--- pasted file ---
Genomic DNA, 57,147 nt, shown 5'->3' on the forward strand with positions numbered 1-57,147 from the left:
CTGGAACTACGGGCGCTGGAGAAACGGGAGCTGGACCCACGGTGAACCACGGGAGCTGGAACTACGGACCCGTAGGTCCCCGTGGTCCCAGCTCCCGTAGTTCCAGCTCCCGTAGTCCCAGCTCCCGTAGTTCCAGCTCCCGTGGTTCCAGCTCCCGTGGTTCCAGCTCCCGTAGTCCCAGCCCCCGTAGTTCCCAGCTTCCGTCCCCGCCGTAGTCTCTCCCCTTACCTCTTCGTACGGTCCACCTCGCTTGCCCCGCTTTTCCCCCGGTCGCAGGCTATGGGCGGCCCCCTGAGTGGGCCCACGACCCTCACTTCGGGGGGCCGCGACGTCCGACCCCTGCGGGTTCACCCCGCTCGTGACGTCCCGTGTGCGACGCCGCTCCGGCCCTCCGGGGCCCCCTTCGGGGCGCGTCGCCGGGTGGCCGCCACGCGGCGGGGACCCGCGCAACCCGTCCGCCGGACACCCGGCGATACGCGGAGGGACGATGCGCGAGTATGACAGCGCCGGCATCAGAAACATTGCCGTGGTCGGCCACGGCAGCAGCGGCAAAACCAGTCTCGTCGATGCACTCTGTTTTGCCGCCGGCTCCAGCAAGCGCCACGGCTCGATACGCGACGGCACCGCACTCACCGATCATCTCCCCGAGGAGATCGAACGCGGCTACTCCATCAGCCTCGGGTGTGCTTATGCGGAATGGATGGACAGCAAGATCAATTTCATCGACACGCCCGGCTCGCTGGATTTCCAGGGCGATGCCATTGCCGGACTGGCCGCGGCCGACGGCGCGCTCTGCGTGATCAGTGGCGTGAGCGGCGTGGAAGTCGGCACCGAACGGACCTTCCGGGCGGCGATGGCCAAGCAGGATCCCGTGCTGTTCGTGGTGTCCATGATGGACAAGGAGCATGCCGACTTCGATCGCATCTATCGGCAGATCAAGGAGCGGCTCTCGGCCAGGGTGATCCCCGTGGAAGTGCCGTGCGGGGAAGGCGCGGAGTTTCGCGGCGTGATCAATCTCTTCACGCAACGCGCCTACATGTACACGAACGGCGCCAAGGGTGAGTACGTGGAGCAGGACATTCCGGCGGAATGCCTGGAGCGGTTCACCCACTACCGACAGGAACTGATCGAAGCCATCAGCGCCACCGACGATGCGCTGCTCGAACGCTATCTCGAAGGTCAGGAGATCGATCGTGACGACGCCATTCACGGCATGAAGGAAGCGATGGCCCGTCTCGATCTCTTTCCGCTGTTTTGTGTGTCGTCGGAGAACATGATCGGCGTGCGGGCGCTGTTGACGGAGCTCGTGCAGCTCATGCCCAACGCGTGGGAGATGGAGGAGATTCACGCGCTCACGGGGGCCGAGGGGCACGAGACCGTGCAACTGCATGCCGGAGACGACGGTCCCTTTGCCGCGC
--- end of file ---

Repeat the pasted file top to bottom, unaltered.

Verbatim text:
Genomic DNA, 57,147 nt, shown 5'->3' on the forward strand with positions numbered 1-57,147 from the left:
CTGGAACTACGGGCGCTGGAGAAACGGGAGCTGGACCCACGGTGAACCACGGGAGCTGGAACTACGGACCCGTAGGTCCCCGTGGTCCCAGCTCCCGTAGTTCCAGCTCCCGTAGTCCCAGCTCCCGTAGTTCCAGCTCCCGTGGTTCCAGCTCCCGTGGTTCCAGCTCCCGTAGTCCCAGCCCCCGTAGTTCCCAGCTTCCGTCCCCGCCGTAGTCTCTCCCCTTACCTCTTCGTACGGTCCACCTCGCTTGCCCCGCTTTTCCCCCGGTCGCAGGCTATGGGCGGCCCCCTGAGTGGGCCCACGACCCTCACTTCGGGGGGCCGCGACGTCCGACCCCTGCGGGTTCACCCCGCTCGTGACGTCCCGTGTGCGACGCCGCTCCGGCCCTCCGGGGCCCCCTTCGGGGCGCGTCGCCGGGTGGCCGCCACGCGGCGGGGACCCGCGCAACCCGTCCGCCGGACACCCGGCGATACGCGGAGGGACGATGCGCGAGTATGACAGCGCCGGCATCAGAAACATTGCCGTGGTCGGCCACGGCAGCAGCGGCAAAACCAGTCTCGTCGATGCACTCTGTTTTGCCGCCGGCTCCAGCAAGCGCCACGGCTCGATACGCGACGGCACCGCACTCACCGATCATCTCCCCGAGGAGATCGAACGCGGCTACTCCATCAGCCTCGGGTGTGCTTATGCGGAATGGATGGACAGCAAGATCAATTTCATCGACACGCCCGGCTCGCTGGATTTCCAGGGCGATGCCATTGCCGGACTGGCCGCGGCCGACGGCGCGCTCTGCGTGATCAGTGGCGTGAGCGGCGTGGAAGTCGGCACCGAACGGACCTTCCGGGCGGCGATGGCCAAGCAGGATCCCGTGCTGTTCGTGGTGTCCATGATGGACAAGGAGCATGCCGACTTCGATCGCATCTATCGGCAGATCAAGGAGCGGCTCTCGGCCAGGGTGATCCCCGTGGAAGTGCCGTGCGGGGAAGGCGCGGAGTTTCGCGGCGTGATCAATCTCTTCACGCAACGCGCCTACATGTACACGAACGGCGCCAAGGGTGAGTACGTGGAGCAGGACATTCCGGCGGAATGCCTGGAGCGGTTCACCCACTACCGACAGGAACTGATCGAAGCCATCAGCGCCACCGACGATGCGCTGCTCGAACGCTATCTCGAAGGTCAGGAGATCGATCGTGACGACGCCATTCACGGCATGAAGGAAGCGATGGCCCGTCTCGATCTCTTTCCGCTGTTTTGTGTGTCGTCGGAGAACATGATCGGCGTGCGGGCGCTGTTGACGGAGCTCGTGCAGCTCATGCCCAACGCGTGGGAGATGGAGGAGATTCACGCGCTCACGGGGGCCGAGGGGCACGAGACCGTGCAACTGCATGCCGGAGACGACGGTCCCTTTGCCGCGC